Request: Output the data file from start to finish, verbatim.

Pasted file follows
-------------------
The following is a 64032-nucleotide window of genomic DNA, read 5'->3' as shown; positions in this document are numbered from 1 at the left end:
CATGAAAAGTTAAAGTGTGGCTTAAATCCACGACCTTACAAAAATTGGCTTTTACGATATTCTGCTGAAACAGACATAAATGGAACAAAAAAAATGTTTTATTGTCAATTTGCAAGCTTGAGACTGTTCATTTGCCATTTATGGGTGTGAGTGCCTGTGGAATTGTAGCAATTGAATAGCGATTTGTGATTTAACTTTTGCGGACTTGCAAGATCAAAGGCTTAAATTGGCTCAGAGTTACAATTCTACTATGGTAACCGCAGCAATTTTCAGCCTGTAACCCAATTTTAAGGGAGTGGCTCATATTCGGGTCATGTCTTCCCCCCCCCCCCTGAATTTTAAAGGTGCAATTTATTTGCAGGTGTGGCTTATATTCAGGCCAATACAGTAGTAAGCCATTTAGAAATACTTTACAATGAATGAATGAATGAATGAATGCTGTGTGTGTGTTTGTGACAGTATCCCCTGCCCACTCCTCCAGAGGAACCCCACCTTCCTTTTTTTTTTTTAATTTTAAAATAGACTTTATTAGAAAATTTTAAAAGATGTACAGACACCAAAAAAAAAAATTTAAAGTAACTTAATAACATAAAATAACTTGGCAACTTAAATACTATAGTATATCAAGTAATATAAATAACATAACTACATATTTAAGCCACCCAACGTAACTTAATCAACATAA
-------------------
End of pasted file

The following is a 64032-nucleotide window of genomic DNA, read 5'->3' as shown; positions in this document are numbered from 1 at the left end:
CATGAAAAGTTAAAGTGTGGCTTAAATCCACGACCTTACAAAAATTGGCTTTTACGATATTCTGCTGAAACAGACATAAATGGAACAAAAAAAATGTTTTATTGTCAATTTGCAAGCTTGAGACTGTTCATTTGCCATTTATGGGTGTGAGTGCCTGTGGAATTGTAGCAATTGAATAGCGATTTGTGATTTAACTTTTGCGGACTTGCAAGATCAAAGGCTTAAATTGGCTCAGAGTTACAATTCTACTATGGTAACCGCAGCAATTTTCAGCCTGTAACCCAATTTTAAGGGAGTGGCTCATATTCGGGTCATGTCTTCCCCCCCCCCCCTGAATTTTAAAGGTGCAATTTATTTGCAGGTGTGGCTTATATTCAGGCCAATACAGTAGTAAGCCATTTAGAAATACTTTACAATGAATGAATGAATGAATGAATGCTGTGTGTGTGTTTGTGACAGTATCCCCTGCCCACTCCTCCAGAGGAACCCCACCTTCCTTTTTTTTTTTTAATTTTAAAATAGACTTTATTAGAAAATTTTAAAAGATGTACAGACACCAAAAAAAAAAATTTAAAGTAACTTAATAACATAAAATAACTTGGCAACTTAAATACTATAGTATATCAAGTAATATAAATAACATAACTACATATTTAAGCCACCCAACGTAACTTAATCAACATAA